As the world's third-richest person and most celebrated investor, Warren Buffett attracts a lot of attention. Thousands try to glean what they can from his thinking processes and track his investments.

While we can't know for sure whether Buffett is about to buy Sirius XM (Nasdaq: SIRI) -- he hasn't specifically mentioned anything about it to me -- he has left us some clues as to whether it's the sort of stock that might interest him. Answering that question could also inform whether it's a stock that should interest us.

In his most recent 10-K, Buffett lays out the qualities he looks for in an investment. In addition to adequate size and a reasonable valuation, he demands:

  1. Consistent earnings power.
  2. Good returns on equity with limited or no debt.
  3. Management in place.
  4. Simple, non-techno mumbo jumbo businesses.

Does Sirius meet Buffett's standards?

1. Earnings power
Buffett is famous for betting on a sure thing. For that reason, he likes to see companies with demonstrated earnings stability.

Let's examine Sirius's earnings and free cash flow history:

Source: Capital IQ, a division of Standard & Poor's. Free cash flow is adjusted based on author's calculations.

Sirius has had relatively consistent earnings power ... consistently negative. That is, until the past 12 months, when the company began to eke out positive free cash flow.

2. Return on equity and debt
Return on equity is a great metric for measuring both management's effectiveness and the strength of a company's competitive advantage or disadvantage -- a classic Buffett consideration. When considering return on equity, it's important to make sure that a company doesn't have an enormous debt burden, because that will skew your calculations and make the company look much more efficient than it actually is.

Since competitive strength is a comparison between peers, and various industries have different levels of profitability and require different levels of debt, it helps to compare companies with their competitors, even if their industries aren't a perfect match.


Debt-to-Equity Ratio

Return on Equity (LTM)

Return on Equity (5-year average)

Sirius XM Radio




Apple (Nasdaq: AAPL)




Motorola (NYSE: MOT)




Google (Nasdaq: GOOG)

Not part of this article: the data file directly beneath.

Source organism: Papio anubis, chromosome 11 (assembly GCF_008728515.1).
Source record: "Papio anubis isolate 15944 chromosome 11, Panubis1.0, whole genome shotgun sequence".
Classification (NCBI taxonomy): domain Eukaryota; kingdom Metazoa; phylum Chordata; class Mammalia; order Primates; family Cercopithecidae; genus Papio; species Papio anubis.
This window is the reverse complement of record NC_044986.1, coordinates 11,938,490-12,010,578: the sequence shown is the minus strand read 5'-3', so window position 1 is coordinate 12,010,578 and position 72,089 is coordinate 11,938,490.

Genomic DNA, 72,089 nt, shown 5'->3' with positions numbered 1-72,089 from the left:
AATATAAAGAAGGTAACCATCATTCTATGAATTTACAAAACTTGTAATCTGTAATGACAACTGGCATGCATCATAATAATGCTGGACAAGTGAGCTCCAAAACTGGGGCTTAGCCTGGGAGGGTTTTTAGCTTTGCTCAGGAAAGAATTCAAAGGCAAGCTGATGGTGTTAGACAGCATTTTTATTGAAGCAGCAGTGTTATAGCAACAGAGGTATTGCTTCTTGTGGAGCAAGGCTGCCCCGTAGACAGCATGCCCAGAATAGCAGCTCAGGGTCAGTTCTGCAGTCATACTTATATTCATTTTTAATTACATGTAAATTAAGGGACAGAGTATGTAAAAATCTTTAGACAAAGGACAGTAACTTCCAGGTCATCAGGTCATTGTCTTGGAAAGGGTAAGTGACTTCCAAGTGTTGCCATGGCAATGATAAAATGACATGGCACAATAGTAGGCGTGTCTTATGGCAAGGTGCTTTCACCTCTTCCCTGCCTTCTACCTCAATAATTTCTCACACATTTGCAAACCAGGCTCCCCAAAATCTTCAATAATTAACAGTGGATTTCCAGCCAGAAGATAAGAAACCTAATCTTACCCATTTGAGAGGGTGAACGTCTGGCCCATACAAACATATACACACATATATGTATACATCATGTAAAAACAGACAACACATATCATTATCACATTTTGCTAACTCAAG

Source: Capital IQ, a division of Standard & Poor's.
*Sirius had negative equity until 2008.

Sirius is substantially leveraged and has historically generated negative returns on equity.

3. Management
Sirius' CEO, Mel Karmazin, has had the job since 2004.

 4. Business
Fans of Sirius will point to the lack of meaningful direct competition in the satellite radio industry, but the field remains vulnerable to technological disruption from indirect competitors.

The Foolish conclusion
Whether or not Buffett would ever invest in Sirius stock (and the answer is an unmistakable "no"), we've learned that while Sirius' CEO has a fairly significant amount of time under his belt, the company doesn't bear the other quintessential characteristics of a Buffett investment: consistent earnings power, high returns on equity with little debt, or an industry not subject to technological disruption.

Fool editor Ilan Moscovitz owns shares of Google and Apple. Google is a Motley Fool Inside Value recommendation. Google is a Motley Fool Rule Breakers pick. Apple is a Motley Fool Stock Advisor selection. The Fool owns shares of Google. Try any of our Foolish newsletter services free for 30 days. True to its name, The Motley Fool is made up of a motley assortment of writers and analysts, each with a unique perspective; sometimes we agree, sometimes we disagree, but we all believe in the power of learning from each other through our Foolish community. The Motley Fool has a disclosure policy.